Patients with an ABI of 0.50 or less had significantly poorer QOL with regard to mobility (P = .02) and working capacity (P = .03) than patients with an ABI higher than 0.50. No differences were found in depressive symptoms. Patients with a short PFWD did not differ in QOL or depressive symptoms compared with patients with a PFWD longer than 40 m. Patients with a limited MWD (≤ 130 m) were more impaired in their QOL with regard to level of independence (P = .003), mobility (P = .01), activities of daily living (P = .04), and working capacity (P = .008) than patients with an MWD longer than 130 m. Patients did not differ in depressive symptoms.
Results showed that 34.9% of patients had a type-D personality. Patients with type-D personality had significantly poorer QOL scores on all aspects than patients without type-D personality. In addition, depressive symptoms were present in 38.3% of patients with type-D personality vs 4.3% of patients without type-D personality (Table 2).
We determined the influence of PAD severity (ABI, PFWD, and MWD) and type-D personality on QOL and depressive symptoms at 6 months' follow-up after controlling for age, sex, and cardiovascular risk factors. Type-D personality, but not PAD severity, was an independent predictor of all QOL aspects and depressive symptoms (Table 3). Furthermore, some cardiovascular risk factors also predicted these outcomes. For example, low overall QOL and general health was independently predicted by type-D personality, diabetes, and smoking.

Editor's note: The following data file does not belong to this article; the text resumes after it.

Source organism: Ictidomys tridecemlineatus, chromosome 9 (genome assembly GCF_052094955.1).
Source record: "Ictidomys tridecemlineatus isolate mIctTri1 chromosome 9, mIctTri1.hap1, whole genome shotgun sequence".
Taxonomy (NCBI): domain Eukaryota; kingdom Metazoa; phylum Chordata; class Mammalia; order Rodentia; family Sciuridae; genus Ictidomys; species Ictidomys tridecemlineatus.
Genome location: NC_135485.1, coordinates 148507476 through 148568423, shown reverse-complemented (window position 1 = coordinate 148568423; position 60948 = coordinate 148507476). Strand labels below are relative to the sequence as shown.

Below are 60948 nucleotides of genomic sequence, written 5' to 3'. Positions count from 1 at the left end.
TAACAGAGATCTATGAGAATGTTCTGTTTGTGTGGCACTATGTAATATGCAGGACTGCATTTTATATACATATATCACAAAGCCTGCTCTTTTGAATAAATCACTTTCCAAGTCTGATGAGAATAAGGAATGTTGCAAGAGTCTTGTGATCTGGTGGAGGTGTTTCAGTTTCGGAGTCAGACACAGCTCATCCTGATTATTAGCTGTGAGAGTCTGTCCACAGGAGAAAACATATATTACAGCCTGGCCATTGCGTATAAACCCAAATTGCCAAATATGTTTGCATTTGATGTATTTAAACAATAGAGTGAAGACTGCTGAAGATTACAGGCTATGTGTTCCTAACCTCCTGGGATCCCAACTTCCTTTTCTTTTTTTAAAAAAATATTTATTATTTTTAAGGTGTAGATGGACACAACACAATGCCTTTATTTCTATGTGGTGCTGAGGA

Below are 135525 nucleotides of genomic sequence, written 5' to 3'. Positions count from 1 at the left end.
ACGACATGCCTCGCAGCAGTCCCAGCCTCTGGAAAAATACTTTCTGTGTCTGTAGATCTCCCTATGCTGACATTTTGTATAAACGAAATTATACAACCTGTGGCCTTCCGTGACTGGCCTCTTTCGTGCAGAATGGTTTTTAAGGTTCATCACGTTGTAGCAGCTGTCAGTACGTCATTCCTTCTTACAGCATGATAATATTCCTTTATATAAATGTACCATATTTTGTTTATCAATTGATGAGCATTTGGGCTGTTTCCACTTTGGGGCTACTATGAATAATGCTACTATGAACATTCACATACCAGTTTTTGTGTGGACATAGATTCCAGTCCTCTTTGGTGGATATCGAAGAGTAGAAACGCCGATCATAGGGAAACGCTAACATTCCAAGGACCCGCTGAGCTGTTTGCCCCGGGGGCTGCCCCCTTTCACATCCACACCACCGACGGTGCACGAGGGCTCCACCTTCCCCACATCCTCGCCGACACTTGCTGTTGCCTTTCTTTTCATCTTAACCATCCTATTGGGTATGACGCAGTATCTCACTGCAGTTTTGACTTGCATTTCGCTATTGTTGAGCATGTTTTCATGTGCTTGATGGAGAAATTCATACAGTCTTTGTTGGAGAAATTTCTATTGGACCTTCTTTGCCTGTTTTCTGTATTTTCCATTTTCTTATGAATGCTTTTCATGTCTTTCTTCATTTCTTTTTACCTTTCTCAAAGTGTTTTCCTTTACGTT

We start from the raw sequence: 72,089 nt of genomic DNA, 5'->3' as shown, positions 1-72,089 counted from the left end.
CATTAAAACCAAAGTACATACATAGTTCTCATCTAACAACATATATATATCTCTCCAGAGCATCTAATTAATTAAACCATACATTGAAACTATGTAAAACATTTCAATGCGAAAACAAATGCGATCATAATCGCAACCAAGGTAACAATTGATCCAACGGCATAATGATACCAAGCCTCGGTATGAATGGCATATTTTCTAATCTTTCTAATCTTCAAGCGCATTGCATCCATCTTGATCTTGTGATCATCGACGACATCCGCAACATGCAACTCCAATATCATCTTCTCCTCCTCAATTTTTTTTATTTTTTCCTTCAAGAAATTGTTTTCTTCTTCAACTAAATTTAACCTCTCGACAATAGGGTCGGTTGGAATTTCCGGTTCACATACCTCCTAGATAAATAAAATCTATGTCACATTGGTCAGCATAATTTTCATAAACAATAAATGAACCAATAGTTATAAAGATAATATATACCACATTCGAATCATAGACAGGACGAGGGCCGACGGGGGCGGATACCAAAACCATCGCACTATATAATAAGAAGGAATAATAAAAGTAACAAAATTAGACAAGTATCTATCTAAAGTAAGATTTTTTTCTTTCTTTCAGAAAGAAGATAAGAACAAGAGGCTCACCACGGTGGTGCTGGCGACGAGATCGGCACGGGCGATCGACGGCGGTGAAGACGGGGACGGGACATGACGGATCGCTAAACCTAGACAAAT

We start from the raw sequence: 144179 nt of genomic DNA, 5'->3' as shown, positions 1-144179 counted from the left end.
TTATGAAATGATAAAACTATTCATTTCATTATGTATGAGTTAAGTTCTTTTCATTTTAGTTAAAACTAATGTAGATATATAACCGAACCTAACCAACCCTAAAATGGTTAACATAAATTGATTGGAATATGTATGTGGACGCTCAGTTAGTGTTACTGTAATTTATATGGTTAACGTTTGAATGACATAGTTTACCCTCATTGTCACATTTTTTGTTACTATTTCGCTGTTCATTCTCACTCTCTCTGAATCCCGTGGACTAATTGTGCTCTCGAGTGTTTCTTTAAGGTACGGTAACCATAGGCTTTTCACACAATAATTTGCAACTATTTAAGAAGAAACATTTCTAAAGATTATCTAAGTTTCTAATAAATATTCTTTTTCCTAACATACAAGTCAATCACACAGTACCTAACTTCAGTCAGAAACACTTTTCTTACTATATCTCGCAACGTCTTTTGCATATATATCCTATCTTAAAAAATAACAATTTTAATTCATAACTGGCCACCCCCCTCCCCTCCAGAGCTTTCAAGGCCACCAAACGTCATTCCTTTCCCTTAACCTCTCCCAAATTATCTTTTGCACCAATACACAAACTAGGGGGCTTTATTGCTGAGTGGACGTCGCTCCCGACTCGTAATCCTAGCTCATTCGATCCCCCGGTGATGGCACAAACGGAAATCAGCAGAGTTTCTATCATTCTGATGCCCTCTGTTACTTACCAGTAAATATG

To illustrate the effect of type-D personality on QOL and depressive symptoms at 6 months' follow-up, we first stratified patients according to their ABI (≤ 0.50 or > 0.50), and then, according to their type-D personality status. No significant differences were found in QOL and depressive symptoms at 6 months' follow-up between patients with PAD with an ABI of 0.50 or less and patients with PAD with an ABI greater than 0.50 (Figure). However, at 6 months' follow-up, patients with type-D personality reported more depressive symptoms (Figure A), significantly lower overall QOL and general health (Figure B), poorer physical health (Figure C), and lower levels of independence (Figure D) than patients without type-D personality.
In the present study, we examined whether individual differences in personality would predict impaired QOL and depression at 6 months' follow-up. Results demonstrated that type-D personality independently predicted QOL and depressive symptoms above and beyond the severity of PAD.